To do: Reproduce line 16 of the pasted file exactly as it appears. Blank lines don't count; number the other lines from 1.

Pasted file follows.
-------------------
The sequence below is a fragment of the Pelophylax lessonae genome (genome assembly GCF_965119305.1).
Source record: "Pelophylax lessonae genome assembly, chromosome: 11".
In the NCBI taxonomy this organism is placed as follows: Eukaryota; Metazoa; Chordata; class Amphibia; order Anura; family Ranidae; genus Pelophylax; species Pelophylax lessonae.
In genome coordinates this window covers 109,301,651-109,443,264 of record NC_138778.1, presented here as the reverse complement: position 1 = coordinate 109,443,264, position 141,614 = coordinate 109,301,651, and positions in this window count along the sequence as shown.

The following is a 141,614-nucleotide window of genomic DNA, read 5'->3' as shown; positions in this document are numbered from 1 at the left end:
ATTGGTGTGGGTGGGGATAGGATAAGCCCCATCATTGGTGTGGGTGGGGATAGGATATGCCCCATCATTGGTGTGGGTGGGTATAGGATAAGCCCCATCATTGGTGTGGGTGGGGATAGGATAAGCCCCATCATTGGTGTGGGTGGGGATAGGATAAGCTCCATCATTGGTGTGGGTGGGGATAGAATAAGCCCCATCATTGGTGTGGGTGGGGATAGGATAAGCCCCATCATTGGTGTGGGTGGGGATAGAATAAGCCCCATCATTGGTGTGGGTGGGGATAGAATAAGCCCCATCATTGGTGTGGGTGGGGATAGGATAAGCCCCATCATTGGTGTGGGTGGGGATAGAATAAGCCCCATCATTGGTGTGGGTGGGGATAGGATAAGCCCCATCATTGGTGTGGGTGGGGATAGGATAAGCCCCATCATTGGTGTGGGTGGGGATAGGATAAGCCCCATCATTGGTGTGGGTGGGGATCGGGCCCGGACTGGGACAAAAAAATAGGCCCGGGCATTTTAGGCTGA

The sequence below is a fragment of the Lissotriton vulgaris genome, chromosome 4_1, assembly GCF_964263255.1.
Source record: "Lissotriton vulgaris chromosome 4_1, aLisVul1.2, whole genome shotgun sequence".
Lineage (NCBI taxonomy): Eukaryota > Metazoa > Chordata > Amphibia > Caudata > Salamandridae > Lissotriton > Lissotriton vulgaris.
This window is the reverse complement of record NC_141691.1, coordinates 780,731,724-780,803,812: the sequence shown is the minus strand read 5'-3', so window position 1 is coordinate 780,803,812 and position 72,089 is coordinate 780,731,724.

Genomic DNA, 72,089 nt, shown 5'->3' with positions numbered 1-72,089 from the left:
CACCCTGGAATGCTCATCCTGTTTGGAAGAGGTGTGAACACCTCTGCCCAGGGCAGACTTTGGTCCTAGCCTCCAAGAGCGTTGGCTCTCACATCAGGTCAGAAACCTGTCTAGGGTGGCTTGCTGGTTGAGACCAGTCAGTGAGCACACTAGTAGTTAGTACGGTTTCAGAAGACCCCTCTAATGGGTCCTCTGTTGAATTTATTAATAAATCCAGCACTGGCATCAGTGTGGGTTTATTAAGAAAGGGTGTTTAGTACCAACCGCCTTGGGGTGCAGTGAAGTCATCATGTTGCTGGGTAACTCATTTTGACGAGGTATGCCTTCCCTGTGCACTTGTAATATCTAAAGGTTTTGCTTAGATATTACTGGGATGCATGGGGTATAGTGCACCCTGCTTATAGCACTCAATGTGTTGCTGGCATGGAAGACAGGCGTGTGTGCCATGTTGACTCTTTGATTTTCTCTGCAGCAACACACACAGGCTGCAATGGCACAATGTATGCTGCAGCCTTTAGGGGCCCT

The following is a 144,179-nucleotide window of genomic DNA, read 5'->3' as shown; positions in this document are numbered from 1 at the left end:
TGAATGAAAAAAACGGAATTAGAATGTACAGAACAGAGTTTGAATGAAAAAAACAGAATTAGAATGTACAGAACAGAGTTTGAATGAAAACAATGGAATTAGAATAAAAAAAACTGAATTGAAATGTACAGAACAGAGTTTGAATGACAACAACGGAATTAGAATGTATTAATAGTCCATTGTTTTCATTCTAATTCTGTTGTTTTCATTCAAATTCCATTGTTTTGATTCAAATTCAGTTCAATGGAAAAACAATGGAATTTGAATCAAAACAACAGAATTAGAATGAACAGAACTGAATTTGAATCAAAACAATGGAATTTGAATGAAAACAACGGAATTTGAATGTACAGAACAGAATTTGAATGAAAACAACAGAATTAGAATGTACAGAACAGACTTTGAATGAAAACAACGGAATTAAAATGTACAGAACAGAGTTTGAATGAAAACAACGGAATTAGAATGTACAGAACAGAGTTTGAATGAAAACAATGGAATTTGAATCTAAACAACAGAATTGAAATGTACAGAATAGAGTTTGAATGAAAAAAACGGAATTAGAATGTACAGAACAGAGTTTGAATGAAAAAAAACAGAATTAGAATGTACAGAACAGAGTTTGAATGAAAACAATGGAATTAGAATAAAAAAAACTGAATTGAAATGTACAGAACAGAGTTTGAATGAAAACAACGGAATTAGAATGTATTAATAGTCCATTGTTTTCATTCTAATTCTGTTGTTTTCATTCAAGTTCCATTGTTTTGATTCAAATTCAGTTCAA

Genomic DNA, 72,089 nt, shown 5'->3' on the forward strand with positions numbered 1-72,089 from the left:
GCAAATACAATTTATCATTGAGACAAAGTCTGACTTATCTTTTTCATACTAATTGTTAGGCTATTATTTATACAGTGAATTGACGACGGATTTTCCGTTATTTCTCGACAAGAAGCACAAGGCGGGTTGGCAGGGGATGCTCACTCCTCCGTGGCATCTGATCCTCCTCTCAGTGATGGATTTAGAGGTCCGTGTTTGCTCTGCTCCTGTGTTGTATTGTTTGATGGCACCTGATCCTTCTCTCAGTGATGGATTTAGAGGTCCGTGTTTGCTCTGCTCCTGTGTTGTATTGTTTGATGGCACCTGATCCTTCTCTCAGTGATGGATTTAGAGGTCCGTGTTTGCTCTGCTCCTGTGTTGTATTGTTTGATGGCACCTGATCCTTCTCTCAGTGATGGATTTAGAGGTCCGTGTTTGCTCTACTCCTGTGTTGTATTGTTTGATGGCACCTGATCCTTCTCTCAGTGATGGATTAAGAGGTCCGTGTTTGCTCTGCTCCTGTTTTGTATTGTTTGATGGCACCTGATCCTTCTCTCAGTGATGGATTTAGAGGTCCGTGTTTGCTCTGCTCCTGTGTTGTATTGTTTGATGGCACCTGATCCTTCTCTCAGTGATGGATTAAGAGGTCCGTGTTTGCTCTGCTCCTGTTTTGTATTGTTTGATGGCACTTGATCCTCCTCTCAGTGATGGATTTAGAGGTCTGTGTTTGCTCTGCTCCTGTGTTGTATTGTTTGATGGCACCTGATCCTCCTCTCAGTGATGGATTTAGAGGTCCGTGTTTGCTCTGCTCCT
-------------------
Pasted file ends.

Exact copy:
GCAAATACAATTTATCATTGAGACAAAGTCTGACTTATCTTTTTCATACTAATTGTTAGGCTATTATTTATACAGTGAATTGACGACGGATTTTCCGTTATTTCTCGACAAGAAGCACAAGGCGGGTTGGCAGGGGATGCTCACTCCTCCGTGGCATCTGATCCTCCTCTCAGTGATGGATTTAGAGGTCCGTGTTTGCTCTGCTCCTGTGTTGTATTGTTTGATGGCACCTGATCCTTCTCTCAGTGATGGATTTAGAGGTCCGTGTTTGCTCTGCTCCTGTGTTGTATTGTTTGATGGCACCTGATCCTTCTCTCAGTGATGGATTTAGAGGTCCGTGTTTGCTCTGCTCCTGTGTTGTATTGTTTGATGGCACCTGATCCTTCTCTCAGTGATGGATTTAGAGGTCCGTGTTTGCTCTACTCCTGTGTTGTATTGTTTGATGGCACCTGATCCTTCTCTCAGTGATGGATTAAGAGGTCCGTGTTTGCTCTGCTCCTGTTTTGTATTGTTTGATGGCACCTGATCCTTCTCTCAGTGATGGATTTAGAGGTCCGTGTTTGCTCTGCTCCTGTGTTGTATTGTTTGATGGCACCTGATCCTTCTCTCAGTGATGGATTAAGAGGTCCGTGTTTGCTCTGCTCCTGTTTTGTATTGTTTGATGGCACTTGATCCTCCTCTCAGTGATGGATTTAGAGGTCTGTGTTTGCTCTGCTCCTGTGTTGTATTGTTTGATGGCACCTGATCCTCCTCTCAGTGATGGATTTAGAGGTCCGTGTTTGCTCTGCTCCT